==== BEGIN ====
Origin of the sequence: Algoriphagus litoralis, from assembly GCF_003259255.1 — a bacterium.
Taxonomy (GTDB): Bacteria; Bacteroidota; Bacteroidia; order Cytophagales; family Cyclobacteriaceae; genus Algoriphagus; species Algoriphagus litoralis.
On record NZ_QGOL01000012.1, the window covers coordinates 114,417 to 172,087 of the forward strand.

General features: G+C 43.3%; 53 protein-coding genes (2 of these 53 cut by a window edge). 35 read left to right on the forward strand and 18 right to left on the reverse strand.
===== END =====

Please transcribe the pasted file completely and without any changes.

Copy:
Origin of the sequence: Algoriphagus litoralis, from assembly GCF_003259255.1 — a bacterium.
Taxonomy (GTDB): Bacteria; Bacteroidota; Bacteroidia; order Cytophagales; family Cyclobacteriaceae; genus Algoriphagus; species Algoriphagus litoralis.
On record NZ_QGOL01000012.1, the window covers coordinates 114,417 to 172,087 of the forward strand.

General features: G+C 43.3%; 53 protein-coding genes (2 of these 53 cut by a window edge). 35 read left to right on the forward strand and 18 right to left on the reverse strand.